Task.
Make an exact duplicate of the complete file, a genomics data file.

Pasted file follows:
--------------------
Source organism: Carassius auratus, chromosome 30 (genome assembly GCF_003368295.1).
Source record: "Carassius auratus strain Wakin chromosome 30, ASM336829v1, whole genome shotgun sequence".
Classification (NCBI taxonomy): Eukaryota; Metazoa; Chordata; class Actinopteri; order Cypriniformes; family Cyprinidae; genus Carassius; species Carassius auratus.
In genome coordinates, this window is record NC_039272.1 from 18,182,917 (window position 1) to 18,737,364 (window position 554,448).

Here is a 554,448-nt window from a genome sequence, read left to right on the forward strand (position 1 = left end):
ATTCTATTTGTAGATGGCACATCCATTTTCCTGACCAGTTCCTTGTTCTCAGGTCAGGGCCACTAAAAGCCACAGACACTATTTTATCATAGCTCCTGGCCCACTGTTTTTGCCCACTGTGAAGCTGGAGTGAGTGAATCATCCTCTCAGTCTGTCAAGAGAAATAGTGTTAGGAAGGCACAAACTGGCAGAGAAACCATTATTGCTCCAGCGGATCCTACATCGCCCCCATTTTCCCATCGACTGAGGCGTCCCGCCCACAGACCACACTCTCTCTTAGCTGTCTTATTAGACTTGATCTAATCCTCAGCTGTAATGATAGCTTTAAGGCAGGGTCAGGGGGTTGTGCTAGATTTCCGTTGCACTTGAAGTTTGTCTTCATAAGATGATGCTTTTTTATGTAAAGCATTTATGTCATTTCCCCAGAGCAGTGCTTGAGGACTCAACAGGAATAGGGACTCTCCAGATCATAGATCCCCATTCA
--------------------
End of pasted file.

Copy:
Source organism: Carassius auratus, chromosome 30 (genome assembly GCF_003368295.1).
Source record: "Carassius auratus strain Wakin chromosome 30, ASM336829v1, whole genome shotgun sequence".
Classification (NCBI taxonomy): Eukaryota; Metazoa; Chordata; class Actinopteri; order Cypriniformes; family Cyprinidae; genus Carassius; species Carassius auratus.
In genome coordinates, this window is record NC_039272.1 from 18,182,917 (window position 1) to 18,737,364 (window position 554,448).

Here is a 554,448-nt window from a genome sequence, read left to right on the forward strand (position 1 = left end):
ATTCTATTTGTAGATGGCACATCCATTTTCCTGACCAGTTCCTTGTTCTCAGGTCAGGGCCACTAAAAGCCACAGACACTATTTTATCATAGCTCCTGGCCCACTGTTTTTGCCCACTGTGAAGCTGGAGTGAGTGAATCATCCTCTCAGTCTGTCAAGAGAAATAGTGTTAGGAAGGCACAAACTGGCAGAGAAACCATTATTGCTCCAGCGGATCCTACATCGCCCCCATTTTCCCATCGACTGAGGCGTCCCGCCCACAGACCACACTCTCTCTTAGCTGTCTTATTAGACTTGATCTAATCCTCAGCTGTAATGATAGCTTTAAGGCAGGGTCAGGGGGTTGTGCTAGATTTCCGTTGCACTTGAAGTTTGTCTTCATAAGATGATGCTTTTTTATGTAAAGCATTTATGTCATTTCCCCAGAGCAGTGCTTGAGGACTCAACAGGAATAGGGACTCTCCAGATCATAGATCCCCATTCA